• 2 Although subsection (d) of sections 12 and 505 provide that property detained under the sections shall not be subject to replevin, such property shall still be subject to controlling orders of the circuit court. We construe these sections to mean that the circuit court could return to Spoor any property subject to forfeiture pursuant to sections 12(d) and 505(d) so long as Spoor could lawfully possess that property. Cf. Carey; People v. Canaday (1971), 49 Ill.2d 416, 423, 275 N.E.2d 356.

• 3 In a replevin action, the plaintiff must recover, if at all, on the strength of his own title and his right to immediate possession of the property. (Frank v. Hayes (1960), 25 Ill. App.2d 99, 166 N.E.2d 283.) It is clear that sections 12(d) and 505(d) of the Code have removed Spoor's right to the remedy of replevin but those sections, under the teaching of Carey and under the express language used in the section, do not limit the court's authority to return Spoor to possession. On the other hand, no forfeiture proceeding was prosecuted by the State contrary to the express requirements of sections 12(c), (d), and 505(c), (d), of the Code.

In People v. Steskal (1973), 55 Ill.2d 157, 302 N.E.2d 321, a defendant's motion to dismiss charges stemming from the seizure of allegedly obscene materials was allowed. Thereafter, the State successfully prosecuted a forfeiture proceeding involving the materials which were to be destroyed pursuant to the court's order. In reversing that order, the supreme court remanded the cause to the circuit court with directions to dismiss the complaint for forfeiture and to return the items to the defendant. The court stated that:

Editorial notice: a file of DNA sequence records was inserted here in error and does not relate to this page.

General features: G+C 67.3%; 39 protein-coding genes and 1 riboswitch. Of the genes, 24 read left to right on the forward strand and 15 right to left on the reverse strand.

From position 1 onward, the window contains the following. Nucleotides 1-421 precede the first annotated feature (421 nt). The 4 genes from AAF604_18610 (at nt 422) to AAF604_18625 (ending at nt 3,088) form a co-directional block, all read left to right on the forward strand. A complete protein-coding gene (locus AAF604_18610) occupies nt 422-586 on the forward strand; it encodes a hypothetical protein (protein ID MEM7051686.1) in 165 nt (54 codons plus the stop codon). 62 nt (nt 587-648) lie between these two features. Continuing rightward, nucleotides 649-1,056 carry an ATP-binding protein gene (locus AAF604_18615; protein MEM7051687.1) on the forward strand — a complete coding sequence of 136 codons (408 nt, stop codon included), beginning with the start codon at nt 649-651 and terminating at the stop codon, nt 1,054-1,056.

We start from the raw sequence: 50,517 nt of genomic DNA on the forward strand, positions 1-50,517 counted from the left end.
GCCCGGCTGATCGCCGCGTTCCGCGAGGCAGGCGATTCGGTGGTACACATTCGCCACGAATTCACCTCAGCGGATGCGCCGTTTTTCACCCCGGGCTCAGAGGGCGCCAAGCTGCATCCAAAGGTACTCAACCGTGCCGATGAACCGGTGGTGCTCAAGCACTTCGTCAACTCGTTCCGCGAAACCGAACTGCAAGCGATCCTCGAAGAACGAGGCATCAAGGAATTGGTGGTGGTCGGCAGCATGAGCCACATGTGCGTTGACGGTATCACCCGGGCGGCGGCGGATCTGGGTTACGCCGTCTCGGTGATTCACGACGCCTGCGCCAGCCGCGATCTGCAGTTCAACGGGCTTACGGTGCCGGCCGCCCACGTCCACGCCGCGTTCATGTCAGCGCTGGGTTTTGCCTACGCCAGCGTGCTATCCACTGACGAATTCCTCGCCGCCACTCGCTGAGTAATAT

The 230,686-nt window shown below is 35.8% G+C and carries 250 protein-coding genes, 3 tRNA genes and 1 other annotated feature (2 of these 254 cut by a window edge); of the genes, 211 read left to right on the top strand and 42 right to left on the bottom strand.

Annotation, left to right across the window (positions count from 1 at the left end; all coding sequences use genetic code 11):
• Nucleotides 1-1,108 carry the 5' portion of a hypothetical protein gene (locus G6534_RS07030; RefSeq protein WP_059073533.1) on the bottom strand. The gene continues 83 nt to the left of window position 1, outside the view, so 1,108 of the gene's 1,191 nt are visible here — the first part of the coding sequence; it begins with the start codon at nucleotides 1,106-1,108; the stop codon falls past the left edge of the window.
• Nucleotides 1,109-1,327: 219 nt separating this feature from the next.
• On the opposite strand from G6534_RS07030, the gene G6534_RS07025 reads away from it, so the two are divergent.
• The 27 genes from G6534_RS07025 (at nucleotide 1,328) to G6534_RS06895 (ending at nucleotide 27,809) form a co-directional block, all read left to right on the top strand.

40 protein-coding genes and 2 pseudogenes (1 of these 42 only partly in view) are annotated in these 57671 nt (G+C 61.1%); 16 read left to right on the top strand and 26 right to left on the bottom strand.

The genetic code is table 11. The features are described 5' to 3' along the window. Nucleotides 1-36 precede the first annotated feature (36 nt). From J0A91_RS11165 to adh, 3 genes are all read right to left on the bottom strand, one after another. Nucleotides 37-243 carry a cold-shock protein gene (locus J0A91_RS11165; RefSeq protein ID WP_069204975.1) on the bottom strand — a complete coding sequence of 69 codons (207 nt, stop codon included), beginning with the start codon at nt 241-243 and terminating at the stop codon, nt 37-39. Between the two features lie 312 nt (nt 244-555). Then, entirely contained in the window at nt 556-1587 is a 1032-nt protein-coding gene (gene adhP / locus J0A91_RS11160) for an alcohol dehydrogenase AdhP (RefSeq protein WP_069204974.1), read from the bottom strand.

"* * * while the State possesses no inherent right to destroy pornographic materials, such as those involved in the present case, if it could be established that these items were disseminated in a manner proscribed by law, they could be subject to forfeiture.

As the State's brief filed herein makes clear, this proceeding was instituted because of defendant's alleged violation of the obscenity statute. No such proof of his criminal conduct, however, was forthcoming. There was only the unsupported allegation that he had offered these materials for rent or sale to the public. The fact that defendant did not deny that he used the items in an unlawful manner is of no consequence. The nature of this proceeding is comparable to that in United States v. U.S. Coin & Currency, 401 U.S. 715, 28 L.Ed.2d 434, 91 S.Ct. 1041, wherein the court held that one who is accused of significant involvement in criminal activity might invoke his fifth-amendment privilege in a forfeiture action which is designed to penalize such conduct.

To allow a forfeiture under such circumstances would permit the State an opportunity to vindicate its allegation that defendant committed a criminal offense. It might also tend to create a situation where improper searches and seizures would be conducted with the knowledge that even though a criminal prosecution would be futile, the forfeiture proceedings would partially accomplish the same effect, i.e., the destruction of obscene materials.

We hold that under the pertinent statutory framework applicable to the present case such articles may be destroyed only as a consequence of a successful criminal prosecution for violation of the obscenity statute. (Cf. People v. Movies, Inc., 49 Ill.2d 85.) The circumstances of this case, however, disclose the futility of such an attempt due to the prior ruling on the motion to suppress which cannot be relitigated. People v. Taylor, 50 Ill.2d 136." 55 Ill.2d 157, 160-61, 302 N.E.2d 321, 323-324.

Since it is not clear in the instant case that prosecution of Spoor or a proceeding seeking the forfeiture of his $2,500 will be futile, we reverse the circuit court's order denying Spoor's motion seeking a return of the $2,500. In the even that a future proceeding is properly instituted pursuant to section 12(d) of the Cannabis Control Act and section 505(d) of the Illinois Controlled Substances Act, the circuit court may make the determinations implicit therein.


CRAVEN, P.J., and SLATER, J., concur.